Week 1 - Introduction and Chapter 1
â€śIntroductionâ€? and â€śThe Formation of Environmental Beliefsâ€? from Communicating Nature: How We Create and Understand Environmental Messages by Julia B. Corbett (2006).
Hereâ€™s some background information about my book â€“ it lays out the general sequence for what I will be posting about in the weeks to come as well as some of the concepts I found most interesting from the first chapter.
This book was written for an undergraduate communication class at the University of Utah to relate environmental communication to studentsâ€™ everyday lives. Out actions and practices (including those that are subconscious) send messages about the natural world and our relationship with it, but a great deal of what is communicated about the environment is unrecognized and unstated because we might not recognize that itâ€™s â€ścommunicationâ€? at all. Corbett provides the example that roads without sidewalks, bottled water, food served without dishes, big houses, and garbage cans all communicate a meaning which we probably take for granted. Often we have a human-centered or anthropocentric view of nature â€“ like the idea that â€śparksâ€? are designed for our leisure. It is important to remember that ecosystems and their inhabitants would unfold and continue without humans and social constructions are just one component of it. Other components include historical and cultural contexts in which we live and the unique sets of individual experience we carry with us. Someone growing up in the city would have a different experience with the environment than someone who grew up on a farm for instance.
Similar to the hegemonic ideology that Gitlin suggests determines our relationship to media, Corbett suggests that all environmental messages have ideological roots that are deep and influenced by individual experience, geography, history and culture. From the news we get about the prices of oil in the Middle East to how we travel to work and what we eat bear a relationship to the natural world. Corbett notes that Americans spend over $8 billion a year on bottled water and many different aspects of communication come into play here. Advertising communicates that bottled water is safer and better than tap water, carries social status, is pure, healthy, and comes from pristine mountain springs. Meanwhile, news stories report that bottled water receives far less testing and is often less pure, not to mention the energy and waste in its distribution and consumption. Today the market for reusable bottles communicates that we can be environmentally friendly while being healthy and displaying our social status at the same time.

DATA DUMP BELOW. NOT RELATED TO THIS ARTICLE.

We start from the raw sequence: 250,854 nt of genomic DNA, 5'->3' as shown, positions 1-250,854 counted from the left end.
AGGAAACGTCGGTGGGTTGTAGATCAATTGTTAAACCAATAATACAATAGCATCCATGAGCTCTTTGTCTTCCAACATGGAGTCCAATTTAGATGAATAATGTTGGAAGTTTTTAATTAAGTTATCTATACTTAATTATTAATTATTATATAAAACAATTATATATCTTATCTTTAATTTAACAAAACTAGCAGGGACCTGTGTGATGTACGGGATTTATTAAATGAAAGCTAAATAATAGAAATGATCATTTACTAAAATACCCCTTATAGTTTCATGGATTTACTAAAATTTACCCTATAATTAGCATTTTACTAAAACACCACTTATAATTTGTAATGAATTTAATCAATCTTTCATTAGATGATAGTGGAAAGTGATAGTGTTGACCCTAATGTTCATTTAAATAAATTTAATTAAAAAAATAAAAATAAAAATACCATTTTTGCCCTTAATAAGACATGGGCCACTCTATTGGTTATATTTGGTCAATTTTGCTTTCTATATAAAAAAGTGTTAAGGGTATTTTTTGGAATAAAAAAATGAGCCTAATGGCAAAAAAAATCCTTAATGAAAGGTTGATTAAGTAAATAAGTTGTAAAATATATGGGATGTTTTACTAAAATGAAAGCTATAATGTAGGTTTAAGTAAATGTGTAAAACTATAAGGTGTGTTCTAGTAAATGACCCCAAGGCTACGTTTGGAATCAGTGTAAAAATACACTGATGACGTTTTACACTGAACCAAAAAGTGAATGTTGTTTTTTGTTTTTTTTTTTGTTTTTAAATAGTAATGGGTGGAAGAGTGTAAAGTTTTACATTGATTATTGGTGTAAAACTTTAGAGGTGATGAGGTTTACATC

The following chapters I discuss will explore the expression of environmental communication that is:
Expressed in everyday practices
Historically and culturally rooted
Ideologically derived and driven
Embedded in ideology
Tied to pop culture
Framed and reported by the media
Influenced by social institutions like government and business
How are our environmental belief systems formed? Corbett points to three main factors including childhood experiences, a sense of place, and historical and cultural contexts. Childhood experiences shape our thoughts even if we alter and transform these thoughts later on. Direct experiences (actual physical contact with natural settings) and indirect experiences (structured activities like going to zoos) both influence our thoughts. The idea of what â€śhomeâ€? means to us and attachments to places can provide meanings to environmental spaces. Nature often has a restorative effect and is a place to go for relaxation and time to think, however, if youâ€™ve ever been struck by a natural disaster you might have completely different views. Historical ideology teaches us different things. Native Americans had a harmonious relationship with nature, the first settlers saw nature as a storehouse of commodities available for the taking, Judeo-Christian believers view nature as hierarchical, with God over man, and man over nature.
Through my own experience Iâ€™ve come to develop a combination of many of these views. Iâ€™ve lived in big cities all of my life and have become accustomed to viewing that, what little land is around is a public environment for all to use and a place for recreational activities. On the other hand, Iâ€™ve spent a lot of time on the widely available space on my fatherâ€™s farm and think of it more as a hideaway from city life. The sense of place I have there is much different from the sense of place I have during the school year. I think itâ€™s important to respect the environment, but I often catch myself contradicting these beliefs when I am too lazy or find it inconvenient to do so, for example supporting the environment by using a reusable bottle, but drinking bottled water if it is offered to me at an event. I hope that by developing a better understanding of nature and how it is communicated I will be able to shape my own thoughts about the environment and discover my impact on the Earth.